I'm Lindie, and I’m a moderator for this topic.

We have been working with the professionals to try to help you with your question. Sometimes it may take a bit of time to find the right fit.

I was checking to see if you had already found your answer or if you still needing assistance from one of the professionals.

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Lindie

Customer: replied 1 year ago.


I do not have any answers, that is why I went to JustAnswer in the first place.


 


I am at work this morning (10-10-13) at this computer waiting an answer.

Expert:  Lindie-Moderator replied 1 year ago.

Hello,

Thank you, XXXXX XXXXX continue to look for a professional to assist you. Please let me know if I can be of any further assistance while you wait.

Best,

Lindie

Expert:  Stephanie O Joy, Esq replied 1 year ago.
Hi, my name is XXXXX XXXXX I thank you for your inquiry. I have been practicing SS law full time for 10+ years and look forward to assisting you. I am sorry you have had to wait so long. I was in client meeting, and could not get here sooner.

I retired from the military as a Naval Reserve Officer after 28 years in 2008. For 20 of those 28 years, I worked for Orange County Sanitation District (OCSD), as a civilian, while I was a weekend warrior for the Navy.

In 2012, I retired from OCSD and was grandfathered into a healthcare insurance benefit where OCSD would pay 100% of the cost of providing medical insurance for me and my wife to the tune of 2.5 months for every year of service. So, I am getting free medical insurance from my former employer (OCSD) until Jan. 2018. I understand. That is terrific. One thing you will want to determine is IF this free coverage is contingent on you applying for and getting your Medicare coverage at age 65. That is VERY common, so please double check. This may obviate your entire concern. In fact, it is exceedingly rare that your employer provided retiree coverage would not be secondary to Medicare, requiring that you take the Medicare. The rest of my comments, below, then will really only apply if your retiree coverage is very unique and IS primary and not requiring Medicare.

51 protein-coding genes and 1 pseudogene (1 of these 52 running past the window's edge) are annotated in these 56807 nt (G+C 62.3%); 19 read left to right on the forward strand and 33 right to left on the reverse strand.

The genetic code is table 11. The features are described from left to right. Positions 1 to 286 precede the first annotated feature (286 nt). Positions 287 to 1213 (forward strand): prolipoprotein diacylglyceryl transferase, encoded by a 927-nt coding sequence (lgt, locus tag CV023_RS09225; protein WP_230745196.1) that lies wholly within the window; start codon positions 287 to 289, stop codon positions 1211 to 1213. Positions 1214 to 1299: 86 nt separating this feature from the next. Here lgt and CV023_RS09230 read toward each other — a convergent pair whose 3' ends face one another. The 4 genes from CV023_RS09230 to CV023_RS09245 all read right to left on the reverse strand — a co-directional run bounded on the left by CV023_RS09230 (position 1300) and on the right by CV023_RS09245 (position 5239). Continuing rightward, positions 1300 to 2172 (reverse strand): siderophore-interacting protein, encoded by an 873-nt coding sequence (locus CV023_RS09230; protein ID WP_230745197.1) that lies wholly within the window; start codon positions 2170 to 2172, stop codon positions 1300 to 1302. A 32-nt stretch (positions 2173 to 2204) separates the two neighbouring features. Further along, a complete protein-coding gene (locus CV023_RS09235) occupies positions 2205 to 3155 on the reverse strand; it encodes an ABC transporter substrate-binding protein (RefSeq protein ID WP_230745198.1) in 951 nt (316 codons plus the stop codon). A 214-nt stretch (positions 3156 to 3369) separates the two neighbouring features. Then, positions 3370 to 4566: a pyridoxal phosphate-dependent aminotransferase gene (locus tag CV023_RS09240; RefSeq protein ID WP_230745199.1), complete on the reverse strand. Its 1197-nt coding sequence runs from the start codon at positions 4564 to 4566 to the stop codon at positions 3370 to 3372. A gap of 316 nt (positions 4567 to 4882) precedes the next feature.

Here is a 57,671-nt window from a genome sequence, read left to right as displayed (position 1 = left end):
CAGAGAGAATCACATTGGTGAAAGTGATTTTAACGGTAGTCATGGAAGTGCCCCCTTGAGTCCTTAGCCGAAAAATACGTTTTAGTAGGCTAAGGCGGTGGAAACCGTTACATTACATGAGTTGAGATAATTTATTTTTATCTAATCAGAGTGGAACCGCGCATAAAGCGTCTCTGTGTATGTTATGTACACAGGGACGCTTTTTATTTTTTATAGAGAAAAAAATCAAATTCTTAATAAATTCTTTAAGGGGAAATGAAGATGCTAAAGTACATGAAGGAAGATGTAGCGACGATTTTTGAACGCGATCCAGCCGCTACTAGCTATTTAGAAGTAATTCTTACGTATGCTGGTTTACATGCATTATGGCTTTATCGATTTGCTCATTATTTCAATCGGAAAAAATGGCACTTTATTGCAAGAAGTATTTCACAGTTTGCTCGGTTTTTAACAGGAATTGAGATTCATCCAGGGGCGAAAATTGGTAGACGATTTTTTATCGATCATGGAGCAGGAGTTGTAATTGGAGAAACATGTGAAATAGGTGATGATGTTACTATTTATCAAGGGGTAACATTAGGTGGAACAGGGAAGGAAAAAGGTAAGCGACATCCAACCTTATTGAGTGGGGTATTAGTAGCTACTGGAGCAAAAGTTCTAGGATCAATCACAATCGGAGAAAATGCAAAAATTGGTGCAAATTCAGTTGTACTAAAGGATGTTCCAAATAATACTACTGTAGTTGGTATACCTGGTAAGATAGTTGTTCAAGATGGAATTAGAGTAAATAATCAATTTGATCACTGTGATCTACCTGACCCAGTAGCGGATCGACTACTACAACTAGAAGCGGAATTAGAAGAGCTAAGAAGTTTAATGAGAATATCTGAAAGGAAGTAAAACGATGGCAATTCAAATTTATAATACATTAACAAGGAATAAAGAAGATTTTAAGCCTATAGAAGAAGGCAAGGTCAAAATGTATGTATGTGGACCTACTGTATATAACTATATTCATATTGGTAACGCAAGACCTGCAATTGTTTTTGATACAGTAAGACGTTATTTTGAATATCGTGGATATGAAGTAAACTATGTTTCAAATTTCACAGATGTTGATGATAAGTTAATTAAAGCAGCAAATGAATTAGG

I will turn 65 years of age next month in November 2013. I have not yet applied for nor requested a Social Security pension benefit, which I am eligible for, because I want to wait until I am at least 66, my full Social Security age. I understand. And as you may know, if you wait til 70, you can increase your benefits amount by about 32% above that which it would be at 66. (As you may know, you can sign up for Medicare, if you choose it, without taking your cash benefits.)

Through the military, I am eligible for Tricare medical insurance, but I haven't yet signed up for it for two reasons: (1) I am already getting free medical insurance from my former employer, OCSD; (2) As a retired commissioned officer, I would have to pay for any Tricare medical insurance, if I elect to take it. I understand.

Once I turn 65, any potential Tricare medical insurance that the military would provide is "Tricare for Life" which requires the recipient to be signed up and pay for Medicare, Part B. Because of me drawing two pensions: military and OCSD, if I sign up for Medicare, Part B, it would be at a higher premium cost than those under the monetary income threshold I have already exceeded. High income CAN mean higher premium, yes.

Therefore, I don't think I should take and pay for Medicare, Part B at this time since I already have a good medical insurance plan which costs me nothing until Jan. 2018. I understand. Seems logical and sound thinking... but as you know, not all works on such a sound basis, when our government is involved.